Editing Biosecurity: Needs and Strategies for Governing Genome Editing

Megan Palmer, Megan Palmer, David Relman
2018

This study’s purpose was to highlight the changing safety and security landscape engendered by the emergence of new genome editing technologies, help policy-makers and other stakeholders navigate this space, and illuminate broader trends in the life sciences that may impact the biosecurity landscape.

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Journal Article

Chinese Influence & American Interests: Promoting Constructive Vigilance

Larry Diamond,
2018

For three and a half decades following the end of the Maoist era, China adhered to Deng Xiaoping’s policies of “reform and opening to the outside world” and “peaceful development.” After Deng retired as paramount leader, these principles continued to guide China’s international behavior in the leadership eras of Jiang Zemin and Hu Jintao.

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Commentary

Cyber Security Derailed? Recommendations for Smarter Investments in Infrastructure

Andrew Grotto
2018

Excerpt from: "Cyber Security Derailed? Recommendations for Smarter Investments in Infrastructure." War on the Rocks. November, 2018. Online.

A state-owned Chinese company receives a contract to build and maintain the next generation of railcars that service Metro stations at the Pentagon, near the White House and Capitol Hill, and throughout the Washington, D.C., metro area. What could possibly go wrong?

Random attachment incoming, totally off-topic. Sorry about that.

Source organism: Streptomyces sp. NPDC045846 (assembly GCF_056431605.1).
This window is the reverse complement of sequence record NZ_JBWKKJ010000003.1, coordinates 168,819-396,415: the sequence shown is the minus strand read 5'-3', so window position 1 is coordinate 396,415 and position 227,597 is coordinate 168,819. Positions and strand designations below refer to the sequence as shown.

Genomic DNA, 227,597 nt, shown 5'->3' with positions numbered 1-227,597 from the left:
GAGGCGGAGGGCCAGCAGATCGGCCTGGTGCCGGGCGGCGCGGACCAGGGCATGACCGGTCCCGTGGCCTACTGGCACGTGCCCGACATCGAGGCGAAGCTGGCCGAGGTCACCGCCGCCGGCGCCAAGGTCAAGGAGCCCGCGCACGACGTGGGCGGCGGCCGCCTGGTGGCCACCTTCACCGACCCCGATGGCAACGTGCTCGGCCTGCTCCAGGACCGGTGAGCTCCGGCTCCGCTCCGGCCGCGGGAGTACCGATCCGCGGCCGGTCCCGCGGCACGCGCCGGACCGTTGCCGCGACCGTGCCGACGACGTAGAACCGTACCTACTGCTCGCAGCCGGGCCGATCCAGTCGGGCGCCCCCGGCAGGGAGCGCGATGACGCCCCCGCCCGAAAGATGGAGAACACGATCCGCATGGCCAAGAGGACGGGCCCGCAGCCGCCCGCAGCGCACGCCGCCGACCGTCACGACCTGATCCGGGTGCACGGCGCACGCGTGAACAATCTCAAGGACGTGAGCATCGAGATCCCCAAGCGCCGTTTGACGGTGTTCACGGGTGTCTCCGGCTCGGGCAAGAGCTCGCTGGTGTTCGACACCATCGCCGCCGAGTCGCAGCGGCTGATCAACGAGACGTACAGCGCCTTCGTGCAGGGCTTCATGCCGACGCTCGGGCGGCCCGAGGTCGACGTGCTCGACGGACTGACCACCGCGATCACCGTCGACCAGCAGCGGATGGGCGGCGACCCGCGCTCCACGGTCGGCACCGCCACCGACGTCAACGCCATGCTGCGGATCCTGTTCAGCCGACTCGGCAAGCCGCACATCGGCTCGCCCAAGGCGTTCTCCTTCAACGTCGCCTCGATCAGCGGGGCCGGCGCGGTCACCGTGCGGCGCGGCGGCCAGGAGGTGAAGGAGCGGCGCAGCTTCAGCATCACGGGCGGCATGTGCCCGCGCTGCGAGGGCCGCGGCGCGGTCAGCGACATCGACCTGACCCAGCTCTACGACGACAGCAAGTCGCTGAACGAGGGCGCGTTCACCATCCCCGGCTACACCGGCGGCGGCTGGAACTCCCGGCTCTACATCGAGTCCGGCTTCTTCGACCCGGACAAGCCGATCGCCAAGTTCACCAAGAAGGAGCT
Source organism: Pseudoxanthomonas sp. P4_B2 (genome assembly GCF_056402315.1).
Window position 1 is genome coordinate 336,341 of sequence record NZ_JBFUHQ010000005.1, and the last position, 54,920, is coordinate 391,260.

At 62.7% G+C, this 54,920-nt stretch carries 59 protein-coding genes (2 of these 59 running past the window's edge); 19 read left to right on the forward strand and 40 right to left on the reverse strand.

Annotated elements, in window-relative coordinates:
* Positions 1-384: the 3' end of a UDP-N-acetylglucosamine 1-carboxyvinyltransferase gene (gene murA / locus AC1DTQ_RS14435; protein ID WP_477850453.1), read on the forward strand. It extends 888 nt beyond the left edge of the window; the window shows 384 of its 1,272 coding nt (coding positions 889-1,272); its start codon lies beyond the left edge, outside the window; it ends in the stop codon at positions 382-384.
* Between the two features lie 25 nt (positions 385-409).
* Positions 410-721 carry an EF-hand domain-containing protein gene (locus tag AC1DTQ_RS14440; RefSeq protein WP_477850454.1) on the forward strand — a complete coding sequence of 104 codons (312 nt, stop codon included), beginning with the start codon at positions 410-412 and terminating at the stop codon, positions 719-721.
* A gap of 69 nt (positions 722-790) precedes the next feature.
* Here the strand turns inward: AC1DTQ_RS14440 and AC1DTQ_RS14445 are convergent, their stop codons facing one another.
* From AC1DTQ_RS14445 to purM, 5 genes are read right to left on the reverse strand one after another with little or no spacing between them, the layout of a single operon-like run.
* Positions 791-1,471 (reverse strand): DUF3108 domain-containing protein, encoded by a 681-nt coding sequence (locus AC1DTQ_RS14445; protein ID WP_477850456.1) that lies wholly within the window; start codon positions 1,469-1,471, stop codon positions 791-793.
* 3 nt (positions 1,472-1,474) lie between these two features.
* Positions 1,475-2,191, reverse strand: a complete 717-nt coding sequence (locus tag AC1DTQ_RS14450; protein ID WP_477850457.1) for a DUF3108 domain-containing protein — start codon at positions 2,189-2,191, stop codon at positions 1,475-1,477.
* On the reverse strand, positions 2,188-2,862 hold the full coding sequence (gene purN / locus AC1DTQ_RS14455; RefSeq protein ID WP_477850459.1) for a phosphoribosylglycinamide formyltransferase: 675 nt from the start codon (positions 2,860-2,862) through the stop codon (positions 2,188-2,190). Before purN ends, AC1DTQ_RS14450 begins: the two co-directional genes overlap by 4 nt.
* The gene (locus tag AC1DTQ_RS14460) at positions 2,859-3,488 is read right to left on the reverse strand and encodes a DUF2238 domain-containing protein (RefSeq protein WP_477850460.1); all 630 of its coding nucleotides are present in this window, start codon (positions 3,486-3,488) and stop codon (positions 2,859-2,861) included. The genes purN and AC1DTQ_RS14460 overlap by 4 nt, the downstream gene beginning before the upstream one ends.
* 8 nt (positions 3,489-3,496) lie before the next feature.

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Policy Brief

Agricultural Policies in the Caribbean: A Regional Analysis

Timothy E. Josling, Carmine Paolo De Salvo, Olga Shik, Rachel Boyce, William Foster, Christian Derlagen, Gonzalo Muñoz, Jesús De los Santos, Sybille Nuenninghoff, Budry Bayard, Sebastien Gachot, Cleeford Pavilus
Inter-American Development Bank , 2018

This publication summarizes the agricultural policy analyses conducted in nine Caribbean countries (Suriname, Guyana, Haiti, Dominican Republic, Jamaica, Belize, Barbados, The Bahamas, and Trinidad and Tobago) in the framework of the IDB’s Agrimonitor initiative. The document discusses how agricultural policies affect producers and consumers as well as how the limited funding for agricultural services, such as research and infrastructure, could limit the ability of Caribbean farmers to compete effectively in global markets.

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Journal Article

Civil Wars & Global Disorder: Threats & Opportunities

Karl Eikenberry, Stephen D. Krasner
Dædalus , 2018